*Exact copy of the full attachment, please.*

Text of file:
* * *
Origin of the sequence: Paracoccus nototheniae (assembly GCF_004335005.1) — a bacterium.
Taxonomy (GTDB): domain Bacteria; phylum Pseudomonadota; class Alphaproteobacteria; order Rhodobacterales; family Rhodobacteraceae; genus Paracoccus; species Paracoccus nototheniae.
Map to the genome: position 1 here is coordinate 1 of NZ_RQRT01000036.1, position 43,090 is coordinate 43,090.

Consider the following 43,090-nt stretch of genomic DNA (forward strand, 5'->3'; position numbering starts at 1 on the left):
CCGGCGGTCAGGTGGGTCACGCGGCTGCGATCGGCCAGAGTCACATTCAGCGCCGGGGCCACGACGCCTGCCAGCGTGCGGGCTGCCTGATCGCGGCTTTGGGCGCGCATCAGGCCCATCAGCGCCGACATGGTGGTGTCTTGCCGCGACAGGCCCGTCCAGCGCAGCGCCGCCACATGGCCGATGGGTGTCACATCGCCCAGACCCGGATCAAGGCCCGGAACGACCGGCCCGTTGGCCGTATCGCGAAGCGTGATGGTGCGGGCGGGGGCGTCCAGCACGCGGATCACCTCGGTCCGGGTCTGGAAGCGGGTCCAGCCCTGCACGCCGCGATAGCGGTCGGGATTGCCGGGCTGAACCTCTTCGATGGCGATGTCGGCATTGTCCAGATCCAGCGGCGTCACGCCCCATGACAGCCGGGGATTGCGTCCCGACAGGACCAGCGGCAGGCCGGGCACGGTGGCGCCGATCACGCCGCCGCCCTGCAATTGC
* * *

Origin of the sequence: Paracoccus nototheniae (assembly GCF_004335005.1) — a bacterium.
Taxonomy (GTDB): domain Bacteria; phylum Pseudomonadota; class Alphaproteobacteria; order Rhodobacterales; family Rhodobacteraceae; genus Paracoccus; species Paracoccus nototheniae.
Map to the genome: position 1 here is coordinate 1 of NZ_RQRT01000036.1, position 43,090 is coordinate 43,090.

Consider the following 43,090-nt stretch of genomic DNA (forward strand, 5'->3'; position numbering starts at 1 on the left):
CCGGCGGTCAGGTGGGTCACGCGGCTGCGATCGGCCAGAGTCACATTCAGCGCCGGGGCCACGACGCCTGCCAGCGTGCGGGCTGCCTGATCGCGGCTTTGGGCGCGCATCAGGCCCATCAGCGCCGACATGGTGGTGTCTTGCCGCGACAGGCCCGTCCAGCGCAGCGCCGCCACATGGCCGATGGGTGTCACATCGCCCAGACCCGGATCAAGGCCCGGAACGACCGGCCCGTTGGCCGTATCGCGAAGCGTGATGGTGCGGGCGGGGGCGTCCAGCACGCGGATCACCTCGGTCCGGGTCTGGAAGCGGGTCCAGCCCTGCACGCCGCGATAGCGGTCGGGATTGCCGGGCTGAACCTCTTCGATGGCGATGTCGGCATTGTCCAGATCCAGCGGCGTCACGCCCCATGACAGCCGGGGATTGCGTCCCGACAGGACCAGCGGCAGGCCGGGCACGGTGGCGCCGATCACGCCGCCGCCCTGCAATTGC